Nutrition

Which cooking oil is the healthiest? A chef’s guide

Oil on spoon

Which cooking oil is the healthiest? A chef’s guide

When doing my weekly shop at the supermarket, I always seem to spend around five minutes slowly browsing the oil shelf. As you’re probably aware, there is usually a dizzying selection – different vegetables, different presses and, very importantly, different prices. The cheapest might set you back a quid, while some premium olive oils can be marked as high as £25.

So, it’s best to know what you’re buying into before you make your choice. Here’s my lowdown on the most popular oils on the market, how I use them in my recipes and what health benefits they really have – hype aside.

What is olive oil best for?

I absolutely adore olive oil – for me, it is the king of oils. The smooth, peppery elixir made by pressing whole olives provides a spectrum of goodness. Here are some of the key health-boosting compounds in olive oil:

  • Polyphenols, which can improve brain function, prevent heart disease and aid digestion.
  • Omega-3 fatty acids, which are monounsaturated fats that are beneficial for the brain and eyes, and may lower the risk of heart disease.
  • Vitamin E, which is an essential nutrient that helps to reduce inflammation and maintain a healthy immune system.

There are a few rules I live by. I always have two olive oils on the go. One cheaper olive oil, which sits next to my stove and I use for light sautéing, baking and rubbing into fish, meat and vegetables for roasting.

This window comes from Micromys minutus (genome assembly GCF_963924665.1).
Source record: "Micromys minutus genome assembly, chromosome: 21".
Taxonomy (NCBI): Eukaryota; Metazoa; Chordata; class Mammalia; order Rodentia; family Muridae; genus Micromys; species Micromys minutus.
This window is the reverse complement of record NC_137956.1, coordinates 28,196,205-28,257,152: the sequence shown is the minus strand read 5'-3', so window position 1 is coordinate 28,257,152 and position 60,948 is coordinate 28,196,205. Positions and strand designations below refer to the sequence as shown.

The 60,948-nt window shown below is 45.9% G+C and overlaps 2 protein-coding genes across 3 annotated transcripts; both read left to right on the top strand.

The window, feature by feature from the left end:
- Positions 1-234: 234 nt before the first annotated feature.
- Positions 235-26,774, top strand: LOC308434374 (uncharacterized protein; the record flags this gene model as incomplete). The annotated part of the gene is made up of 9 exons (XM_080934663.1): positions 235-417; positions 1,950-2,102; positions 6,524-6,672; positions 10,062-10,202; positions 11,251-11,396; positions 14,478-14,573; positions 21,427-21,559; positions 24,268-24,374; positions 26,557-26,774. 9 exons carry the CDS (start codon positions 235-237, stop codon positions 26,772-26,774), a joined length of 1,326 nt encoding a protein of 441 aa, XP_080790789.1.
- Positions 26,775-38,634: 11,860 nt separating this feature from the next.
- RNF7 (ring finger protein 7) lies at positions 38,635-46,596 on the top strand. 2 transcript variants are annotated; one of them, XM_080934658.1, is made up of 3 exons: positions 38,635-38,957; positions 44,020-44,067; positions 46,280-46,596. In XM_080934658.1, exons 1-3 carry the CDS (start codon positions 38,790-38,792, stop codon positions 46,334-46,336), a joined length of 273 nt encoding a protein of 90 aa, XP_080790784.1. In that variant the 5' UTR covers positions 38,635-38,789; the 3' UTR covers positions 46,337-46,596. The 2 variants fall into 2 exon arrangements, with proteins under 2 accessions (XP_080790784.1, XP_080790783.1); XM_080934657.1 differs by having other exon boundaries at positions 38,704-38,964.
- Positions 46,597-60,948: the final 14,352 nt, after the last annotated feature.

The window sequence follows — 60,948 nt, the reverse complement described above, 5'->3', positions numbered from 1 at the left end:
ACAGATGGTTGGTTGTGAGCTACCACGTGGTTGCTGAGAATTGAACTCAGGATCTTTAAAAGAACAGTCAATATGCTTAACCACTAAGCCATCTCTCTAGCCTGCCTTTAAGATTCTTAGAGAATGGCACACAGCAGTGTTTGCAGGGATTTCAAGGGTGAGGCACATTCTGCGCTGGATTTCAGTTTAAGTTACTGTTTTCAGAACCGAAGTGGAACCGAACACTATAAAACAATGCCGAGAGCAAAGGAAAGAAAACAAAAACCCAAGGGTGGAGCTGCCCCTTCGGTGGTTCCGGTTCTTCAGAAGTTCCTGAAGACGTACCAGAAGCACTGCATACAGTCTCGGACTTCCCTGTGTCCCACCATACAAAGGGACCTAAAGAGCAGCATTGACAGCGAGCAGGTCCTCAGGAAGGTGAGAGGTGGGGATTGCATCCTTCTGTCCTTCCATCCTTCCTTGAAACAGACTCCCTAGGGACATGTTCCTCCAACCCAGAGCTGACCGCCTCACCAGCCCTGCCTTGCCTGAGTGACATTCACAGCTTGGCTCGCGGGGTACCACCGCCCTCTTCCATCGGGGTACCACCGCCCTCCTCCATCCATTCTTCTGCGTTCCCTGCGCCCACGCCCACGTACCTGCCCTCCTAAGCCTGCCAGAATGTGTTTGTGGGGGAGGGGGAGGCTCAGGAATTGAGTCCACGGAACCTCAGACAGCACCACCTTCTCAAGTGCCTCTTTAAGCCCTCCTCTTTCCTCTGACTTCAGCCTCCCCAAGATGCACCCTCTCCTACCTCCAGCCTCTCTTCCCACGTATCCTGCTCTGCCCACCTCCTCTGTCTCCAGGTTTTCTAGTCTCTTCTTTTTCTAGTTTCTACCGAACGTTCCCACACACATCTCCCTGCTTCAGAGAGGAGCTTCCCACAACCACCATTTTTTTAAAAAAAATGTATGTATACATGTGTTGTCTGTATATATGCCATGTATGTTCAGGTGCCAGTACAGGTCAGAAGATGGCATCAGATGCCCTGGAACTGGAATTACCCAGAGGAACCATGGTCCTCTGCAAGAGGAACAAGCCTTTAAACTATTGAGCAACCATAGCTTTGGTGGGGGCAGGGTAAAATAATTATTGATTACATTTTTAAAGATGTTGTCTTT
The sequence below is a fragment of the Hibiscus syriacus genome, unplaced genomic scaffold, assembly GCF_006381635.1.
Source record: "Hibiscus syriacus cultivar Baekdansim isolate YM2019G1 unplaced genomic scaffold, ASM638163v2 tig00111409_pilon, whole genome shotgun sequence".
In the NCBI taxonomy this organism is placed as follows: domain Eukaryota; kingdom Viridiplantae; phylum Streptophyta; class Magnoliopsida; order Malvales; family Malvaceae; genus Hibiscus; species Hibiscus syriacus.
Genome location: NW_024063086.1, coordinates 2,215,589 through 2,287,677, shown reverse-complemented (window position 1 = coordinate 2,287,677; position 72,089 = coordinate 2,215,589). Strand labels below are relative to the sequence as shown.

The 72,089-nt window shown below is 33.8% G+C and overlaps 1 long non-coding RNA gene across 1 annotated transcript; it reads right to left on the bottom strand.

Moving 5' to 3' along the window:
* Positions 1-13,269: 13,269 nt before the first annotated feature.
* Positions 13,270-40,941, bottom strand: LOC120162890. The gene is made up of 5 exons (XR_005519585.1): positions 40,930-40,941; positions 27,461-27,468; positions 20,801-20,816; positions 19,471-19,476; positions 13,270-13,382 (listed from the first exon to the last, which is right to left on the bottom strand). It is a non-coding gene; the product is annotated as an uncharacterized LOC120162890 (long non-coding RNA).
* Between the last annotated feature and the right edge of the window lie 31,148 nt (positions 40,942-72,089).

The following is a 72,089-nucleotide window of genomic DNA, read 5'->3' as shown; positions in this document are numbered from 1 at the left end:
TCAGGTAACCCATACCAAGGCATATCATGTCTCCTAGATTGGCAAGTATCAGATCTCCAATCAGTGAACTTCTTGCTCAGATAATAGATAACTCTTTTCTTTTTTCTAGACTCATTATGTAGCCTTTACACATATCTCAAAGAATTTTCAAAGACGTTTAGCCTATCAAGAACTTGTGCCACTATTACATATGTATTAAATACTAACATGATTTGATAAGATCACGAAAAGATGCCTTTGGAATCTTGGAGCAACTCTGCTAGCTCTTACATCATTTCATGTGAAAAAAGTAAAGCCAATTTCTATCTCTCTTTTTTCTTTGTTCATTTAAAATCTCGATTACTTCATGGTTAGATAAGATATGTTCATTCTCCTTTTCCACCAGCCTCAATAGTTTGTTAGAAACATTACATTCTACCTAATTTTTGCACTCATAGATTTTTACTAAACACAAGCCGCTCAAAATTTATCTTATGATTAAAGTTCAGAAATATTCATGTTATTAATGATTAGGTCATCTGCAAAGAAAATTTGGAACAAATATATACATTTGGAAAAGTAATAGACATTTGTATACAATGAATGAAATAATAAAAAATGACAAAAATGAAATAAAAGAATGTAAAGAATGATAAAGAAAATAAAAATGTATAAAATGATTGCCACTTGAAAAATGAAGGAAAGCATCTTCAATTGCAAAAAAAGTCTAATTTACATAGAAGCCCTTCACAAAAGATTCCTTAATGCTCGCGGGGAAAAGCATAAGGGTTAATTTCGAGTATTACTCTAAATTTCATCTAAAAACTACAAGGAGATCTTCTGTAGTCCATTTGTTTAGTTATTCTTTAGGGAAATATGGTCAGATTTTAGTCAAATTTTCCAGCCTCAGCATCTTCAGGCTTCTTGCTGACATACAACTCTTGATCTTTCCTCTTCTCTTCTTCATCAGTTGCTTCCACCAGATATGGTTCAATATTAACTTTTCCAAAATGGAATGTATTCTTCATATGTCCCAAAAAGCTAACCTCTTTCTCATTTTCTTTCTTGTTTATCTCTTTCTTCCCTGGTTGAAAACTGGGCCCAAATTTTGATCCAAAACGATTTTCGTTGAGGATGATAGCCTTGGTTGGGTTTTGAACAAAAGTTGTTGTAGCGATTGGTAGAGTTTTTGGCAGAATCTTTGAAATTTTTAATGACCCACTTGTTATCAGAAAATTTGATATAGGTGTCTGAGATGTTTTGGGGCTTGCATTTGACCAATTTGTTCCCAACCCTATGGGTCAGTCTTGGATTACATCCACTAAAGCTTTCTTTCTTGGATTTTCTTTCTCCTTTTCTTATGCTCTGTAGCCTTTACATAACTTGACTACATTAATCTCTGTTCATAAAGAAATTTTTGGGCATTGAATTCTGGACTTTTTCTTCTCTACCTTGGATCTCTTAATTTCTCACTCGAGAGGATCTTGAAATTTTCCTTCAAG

And I have another olive oil, which is usually an organic, cold-pressed version that I reserve for drizzling over salads or blitzing through dips – essentially, I don’t cook with this. You’ll see the most health benefits when using olive oil raw in this way.

Olive oil is also delicious to bake with and goes really well with flavours such as orange, honey and almond.

I wouldn’t use olive oil for deep-frying or shallow-frying at very high temperatures as olive oil has a lower smoke point than other oils and has the potential to destabilise and become carcinogenic at lower temperatures than its vegetable counterparts.

Top tip: Top up on vitamin E through a high-quality daily supplement.

Are vegetable oils bad for you?

As butter consumption was on the decline in the early 1970s (more on that below), the consumption of vegetable oil was on the rise. Vegetable oil can refer to any oil that comes from a plant source – yes, even from fruit such as avocado. Other, perhaps more common, examples include sunflower and rapeseed.

Vegetable oils can sometimes come with a bad reputation, but when used the right way in the kitchen, they don’t have to be. But what’s the difference between them?

Sunflower oil

Sunflower oil is one of the most commonly used vegetable oils – available pretty much everywhere. When I am deep-frying or browning meat over a very high heat, I’d use this. It contains high amounts of vitamin E, an antioxidant known for its skin-healing abilities.

However, it does contain high levels of omega-6 fatty acids, which if consumed in excess may lead to high levels of inflammation, so using in moderation is advisable.